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Allison Torres used to be fun. She used to be spontaneous. She used to say “yes” to everything, whether it was skydiving, or skipping work to spend a day at the beach, or taking a trip to some far-off, exotic location on a whim. But then, life happened. Allison got married. She had children. And, at some point, “no” became her default answer. Now, her children make videos comparing her to dictators like Stalin and Mussolini, while her husband, Carlos, gets to be “the fun one.” Not. Cool.
But Allison is determined to get her groove back, and a chance encounter during a parent-teacher conference teaches her how: by giving her kids a “Yes Day.” For 24 hours, Allison and Carlos vow to say yes to every demand — well, okay, almost every demand — that her children have. That’s not all, though. Upping the ante, Allison promises that, if she says no even once, her oldest daughter, Katie, gets to go to the Fleek Fest musical. Alone. With no adult supervision. The stakes couldn’t be higher. Was agreeing to this just a big parenting mistake?
Can Allison keep her word, reconnect with her family, survive the day, and prove that she’s not the ultimate killjoy? You’ll have to watch Yes Day, a family comedy from Jennifer Garner and director Miguel Arteta, to find out.
For Jennifer Garner, Yes Day is a real-life tradition
Yes Day didn’t spring forth from screenwriter Justin Malen’s imagination fully-formed. The idea actually comes from a children’s book by the same name by award-winning author, filmmaker, and radio host Amy Krouse Rosenthal, with illustrations by critically-acclaimed artist Tom Lichtenheld.
In the book, the Yes Day festivities are a little tamer than the ones in the movie — pizza for breakfast and a food fight in the backyard are about as wild as things get. Still, Rosenthal and Lictenheld’s is full of the same chaotic, irreverent energy as the feature film. It’s easy to see why the book is so popular with children, including Jennifer Garner’s.
See, Garner has been celebrating Yes Day with her family for over nine years, and it’s one of the most memorable and most punishing days of her year. There’s proof, too. In 2017, Garner’s exhausted post-Yes Day selfie went viral, inspiring families around the world to hold their own Yes Days with their kids. In fact, it was that selfie that attracted the attention of producers Ben Everard and Lawrence Grey, who subsequently reached out to Garner about adapting Rosenthal and Lichtenheld’s book for the screen. The result? Well, you can see that for yourself.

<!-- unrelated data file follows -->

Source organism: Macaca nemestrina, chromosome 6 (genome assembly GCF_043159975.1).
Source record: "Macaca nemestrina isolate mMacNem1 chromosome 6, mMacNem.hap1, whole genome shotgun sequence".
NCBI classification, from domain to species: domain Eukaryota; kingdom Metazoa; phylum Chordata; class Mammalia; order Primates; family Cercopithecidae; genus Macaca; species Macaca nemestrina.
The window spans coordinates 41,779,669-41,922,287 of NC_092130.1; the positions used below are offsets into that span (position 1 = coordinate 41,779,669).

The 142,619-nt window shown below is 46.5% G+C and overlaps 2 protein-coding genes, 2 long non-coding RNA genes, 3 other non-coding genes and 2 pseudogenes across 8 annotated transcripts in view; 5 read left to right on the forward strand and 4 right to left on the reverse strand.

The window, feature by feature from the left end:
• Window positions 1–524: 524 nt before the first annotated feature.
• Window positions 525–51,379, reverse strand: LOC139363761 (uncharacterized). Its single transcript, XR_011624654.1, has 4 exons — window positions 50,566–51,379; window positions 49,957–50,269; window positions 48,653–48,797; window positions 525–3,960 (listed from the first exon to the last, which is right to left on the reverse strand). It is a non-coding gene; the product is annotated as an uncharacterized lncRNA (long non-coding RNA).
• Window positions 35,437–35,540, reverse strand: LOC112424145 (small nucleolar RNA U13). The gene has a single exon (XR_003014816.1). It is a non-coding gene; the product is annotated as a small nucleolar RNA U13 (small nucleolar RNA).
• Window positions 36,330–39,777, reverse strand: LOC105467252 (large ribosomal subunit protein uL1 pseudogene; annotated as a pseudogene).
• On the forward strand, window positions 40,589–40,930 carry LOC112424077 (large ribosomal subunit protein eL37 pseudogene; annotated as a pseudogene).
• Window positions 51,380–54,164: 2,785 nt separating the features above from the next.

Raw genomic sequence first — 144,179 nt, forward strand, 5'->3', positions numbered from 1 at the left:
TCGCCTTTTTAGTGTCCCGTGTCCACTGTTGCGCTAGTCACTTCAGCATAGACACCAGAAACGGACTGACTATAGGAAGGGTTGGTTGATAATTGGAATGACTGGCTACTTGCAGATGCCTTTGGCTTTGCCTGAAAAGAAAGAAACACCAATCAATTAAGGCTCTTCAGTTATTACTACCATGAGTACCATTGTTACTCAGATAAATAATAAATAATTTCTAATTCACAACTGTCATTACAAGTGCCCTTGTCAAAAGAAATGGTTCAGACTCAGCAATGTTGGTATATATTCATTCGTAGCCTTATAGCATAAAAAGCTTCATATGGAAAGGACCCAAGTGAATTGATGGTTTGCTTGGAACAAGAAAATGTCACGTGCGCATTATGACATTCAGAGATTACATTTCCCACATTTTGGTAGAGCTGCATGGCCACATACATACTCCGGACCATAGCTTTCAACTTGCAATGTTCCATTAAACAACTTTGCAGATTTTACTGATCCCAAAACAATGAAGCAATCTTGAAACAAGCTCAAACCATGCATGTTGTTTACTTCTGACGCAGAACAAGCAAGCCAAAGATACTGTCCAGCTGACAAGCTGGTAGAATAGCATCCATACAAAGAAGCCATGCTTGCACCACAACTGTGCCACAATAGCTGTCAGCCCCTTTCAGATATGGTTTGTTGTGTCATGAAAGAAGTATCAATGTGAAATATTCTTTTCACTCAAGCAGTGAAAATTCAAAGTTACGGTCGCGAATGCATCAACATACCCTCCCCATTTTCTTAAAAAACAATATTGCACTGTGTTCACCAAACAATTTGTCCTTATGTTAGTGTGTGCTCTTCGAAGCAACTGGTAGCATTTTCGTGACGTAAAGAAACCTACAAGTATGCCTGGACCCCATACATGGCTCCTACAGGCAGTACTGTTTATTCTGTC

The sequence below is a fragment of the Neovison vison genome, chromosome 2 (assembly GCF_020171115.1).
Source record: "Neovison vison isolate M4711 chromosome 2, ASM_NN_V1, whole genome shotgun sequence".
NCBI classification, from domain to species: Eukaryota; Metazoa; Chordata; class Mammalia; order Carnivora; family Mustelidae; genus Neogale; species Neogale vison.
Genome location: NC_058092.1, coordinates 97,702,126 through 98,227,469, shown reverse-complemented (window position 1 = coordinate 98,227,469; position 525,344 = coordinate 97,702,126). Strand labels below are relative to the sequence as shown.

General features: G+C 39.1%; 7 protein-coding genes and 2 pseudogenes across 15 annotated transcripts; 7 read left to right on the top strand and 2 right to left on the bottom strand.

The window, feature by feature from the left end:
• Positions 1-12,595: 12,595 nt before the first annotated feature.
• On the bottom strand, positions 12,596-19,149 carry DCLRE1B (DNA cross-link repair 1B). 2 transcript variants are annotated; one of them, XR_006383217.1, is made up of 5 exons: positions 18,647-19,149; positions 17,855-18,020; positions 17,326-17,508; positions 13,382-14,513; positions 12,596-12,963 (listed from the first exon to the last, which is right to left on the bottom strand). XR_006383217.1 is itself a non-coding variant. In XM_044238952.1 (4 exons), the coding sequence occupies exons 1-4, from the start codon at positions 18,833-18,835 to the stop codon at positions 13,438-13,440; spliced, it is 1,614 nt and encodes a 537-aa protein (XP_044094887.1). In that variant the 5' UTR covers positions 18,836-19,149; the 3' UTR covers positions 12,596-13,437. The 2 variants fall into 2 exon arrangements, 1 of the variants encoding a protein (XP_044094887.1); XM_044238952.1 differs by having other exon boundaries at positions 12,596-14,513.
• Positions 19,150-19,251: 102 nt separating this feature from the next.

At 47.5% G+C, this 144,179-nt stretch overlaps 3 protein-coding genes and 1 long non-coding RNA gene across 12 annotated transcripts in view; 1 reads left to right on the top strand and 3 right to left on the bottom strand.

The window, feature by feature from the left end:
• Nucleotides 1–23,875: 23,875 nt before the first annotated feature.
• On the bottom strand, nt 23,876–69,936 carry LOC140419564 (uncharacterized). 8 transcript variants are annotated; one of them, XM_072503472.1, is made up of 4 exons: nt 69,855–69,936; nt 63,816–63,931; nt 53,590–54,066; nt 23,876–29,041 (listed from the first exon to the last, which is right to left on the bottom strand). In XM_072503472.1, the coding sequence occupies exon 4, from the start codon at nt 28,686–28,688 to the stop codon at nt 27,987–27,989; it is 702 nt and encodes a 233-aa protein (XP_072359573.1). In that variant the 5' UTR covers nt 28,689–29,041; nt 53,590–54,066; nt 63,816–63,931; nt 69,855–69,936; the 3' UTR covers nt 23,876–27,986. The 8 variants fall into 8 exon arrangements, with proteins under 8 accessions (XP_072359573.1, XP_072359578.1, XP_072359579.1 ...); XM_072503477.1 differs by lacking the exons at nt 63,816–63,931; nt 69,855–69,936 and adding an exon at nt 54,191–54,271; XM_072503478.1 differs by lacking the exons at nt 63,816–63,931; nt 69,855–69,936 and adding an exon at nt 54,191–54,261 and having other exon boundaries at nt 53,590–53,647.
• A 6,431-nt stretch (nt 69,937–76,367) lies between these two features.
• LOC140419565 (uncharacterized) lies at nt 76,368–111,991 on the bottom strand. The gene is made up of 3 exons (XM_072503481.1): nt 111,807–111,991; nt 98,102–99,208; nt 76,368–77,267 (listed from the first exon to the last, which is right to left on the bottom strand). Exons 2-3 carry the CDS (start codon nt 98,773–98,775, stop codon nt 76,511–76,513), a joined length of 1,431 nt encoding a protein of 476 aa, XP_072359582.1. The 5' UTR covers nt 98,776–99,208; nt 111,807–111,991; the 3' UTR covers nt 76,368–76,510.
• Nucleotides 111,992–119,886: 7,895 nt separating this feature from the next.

A cast that's awfully hard to say no to
Yes Day‘s star, Jennifer Garner, needs no introduction. Whether you know her as the ass-kicking double-agent from Alias, a Marvel anti-hero in Daredevil and its assassin-led spin-off, or her turns in romantic comedies and dramas like 13 Going on 30, Valentine’s Day, Love, Simon, and plenty of others, you know that Garner has no shortage of talent, charm, or enthusiasm. If you’re a fan, you’ll see elements of some of her most famous roles in Yes Day, too. As Garner pointed out to Entertainment Weekly, a scene where Allison chucks bananas recalls her time as Elektra, and there’s some Sidney Bristow-esque wire work during one of Yes Day‘s big set pieces.
Garner’s partner-in-crime (and movie-parenting), Édgar Ramírez, scored Emmy, Golden Globe, and SAG Award nominations for his leading role in 2010’s Carlos, a three-part miniseries about Venezuelan terrorist Carlos the Jackal. Really, though, that’s just the tip of the iceberg. More recently, Ramírez has made a big impact in movies like David Ayer’s fantasy-cop drama Bright and the gritty comic book adaptation The Last Days of American Crime. Don’t worry, though. While Yes Day is Ramírez’s first big comedy, you’d never know it from his performance. Like Garner, Ramírez is clearly up for anything.
Meanwhile, Jenna Ortega, who plays Allison and Carlos’ oldest daughter, Katie, should be familiar from projects like the Disney Channel’s Stuck in the Middle, the CW’s satirical telenovela Jane the Virgin, thriller sensation You, and the horror-comedy sequel The Babysitter: Killer Queen. Her on-screen siblings are played by up-and-comers Julian Lerner and Everly Carganilla, while showbusiness veterans like Nat Faxon — who won an Oscar for co-writing The Descendants – Narcos‘ Arturo Castro, and stand-up comedian Fortune Feimster round out the main cast.
A crew that'll have you laughing all day
It’s hard to imagine a better person to helm Yes Day than Miguel Arteta. A comedy based on a beloved picture book? That’s pretty specific, but Arteta has done it before: in 2014, he released Alexander and the Terrible, Horrible, No Good, Very Bad Day, starring no less than Yes Day lead Jennifer Garner.
But that’s just the beginning. You want family stories that mix drama, comedy, and all of the feels? Just look at his episodes of Freaks and Geeks, Six Feet Under, and Enlightened. How about something funny? Features like Chuck & Buck, Youth in Revolt, and Like a Boss all fit the bill. Arteta’s filmography is diverse, but there’s a warmth and realness to even his most far-out work — and besides all that, he’s a skilled hand when it comes to directing comedy.
Arteta is aided by a heartfelt script by Justin Malen, who captures all of the original book’s charm while successfully ramping up the stakes and big set pieces in a way that better fits a feature film. That doesn’t come as a surprise, of course. With movies like Father Figures and Office Christmas Party under his belt, Malen is well-equipped to handle a big-budget comedy. Just be careful. Once your kids see the movie, you may find yourself on the hook for a Yes Day all of your own. Good luck.
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